• Rein


    • IPA: /reɪn/
    • Rhymes: -eɪn
    • Homophones: rain, reign

    Origin 1

    Anglo-Norman reyne, from Old French resne (Modern French rêne), from Vulgar Latin *retina, from Classical Latin retineō ("to retain"), from re- + teneō.

    Full definition of rein



    (plural reins)
    1. A strap or rope attached to the bridle or bit, used to control a horse, animal or young child.
    2. (figurative) An instrument or means of curbing, restraining, or governing.
      • MiltonLet their eyes rove without rein.


    1. To direct or stop a horse by using reins.
      • ChapmanHe mounts and reins his horse.
    2. To restrain; to control; to check.
      • ShakespeareBeing once chafed, he cannot
        Be reined again to temperance.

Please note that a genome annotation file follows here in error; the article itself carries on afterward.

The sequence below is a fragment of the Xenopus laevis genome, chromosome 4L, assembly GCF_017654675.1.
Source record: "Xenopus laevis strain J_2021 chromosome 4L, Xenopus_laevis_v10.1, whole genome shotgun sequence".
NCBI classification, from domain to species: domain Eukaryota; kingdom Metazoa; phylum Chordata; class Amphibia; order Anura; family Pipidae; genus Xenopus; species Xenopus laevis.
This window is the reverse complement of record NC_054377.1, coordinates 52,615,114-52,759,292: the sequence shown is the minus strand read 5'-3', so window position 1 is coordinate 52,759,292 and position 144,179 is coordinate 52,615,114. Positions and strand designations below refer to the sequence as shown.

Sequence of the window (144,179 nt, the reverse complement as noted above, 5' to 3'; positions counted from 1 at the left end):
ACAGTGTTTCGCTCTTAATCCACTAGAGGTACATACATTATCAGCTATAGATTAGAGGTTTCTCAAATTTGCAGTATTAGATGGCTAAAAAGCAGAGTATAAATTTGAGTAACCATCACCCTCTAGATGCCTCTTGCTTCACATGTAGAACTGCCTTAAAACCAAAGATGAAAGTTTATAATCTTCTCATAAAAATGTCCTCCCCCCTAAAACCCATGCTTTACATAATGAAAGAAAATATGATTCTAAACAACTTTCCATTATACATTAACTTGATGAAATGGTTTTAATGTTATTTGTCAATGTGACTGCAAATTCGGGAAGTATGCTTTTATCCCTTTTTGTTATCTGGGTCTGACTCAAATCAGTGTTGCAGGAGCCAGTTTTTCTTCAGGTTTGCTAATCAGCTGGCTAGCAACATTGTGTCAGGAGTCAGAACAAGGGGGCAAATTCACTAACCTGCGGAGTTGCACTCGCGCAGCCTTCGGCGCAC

Derived terms

    Origin 2

    From Anglo-Norman reines, Middle French reins, and their source, Latin rēnēs.



    (plural reins)
    1. (now rare, archaic, chiefly in plural) A kidney.
      • 1603, John Florio, translating Michel de Montaigne, Essays, II.12:a man subject to these like imaginations ... hath often the stone imaginarily, before he have it in his reines ....
      • 1611, King James Bible, :He hath caused the arrows of his quiver to enter into my reins.
    2. The inward impulses; the affections and passions, formerly supposed to be located in the area of the kidneys.
      • Bible, Proverbs xxiii. 16My reins rejoice, when thy lips speak right things.
      • Bible, Revelations ii. 23I am he which searcheth the reins and hearts.


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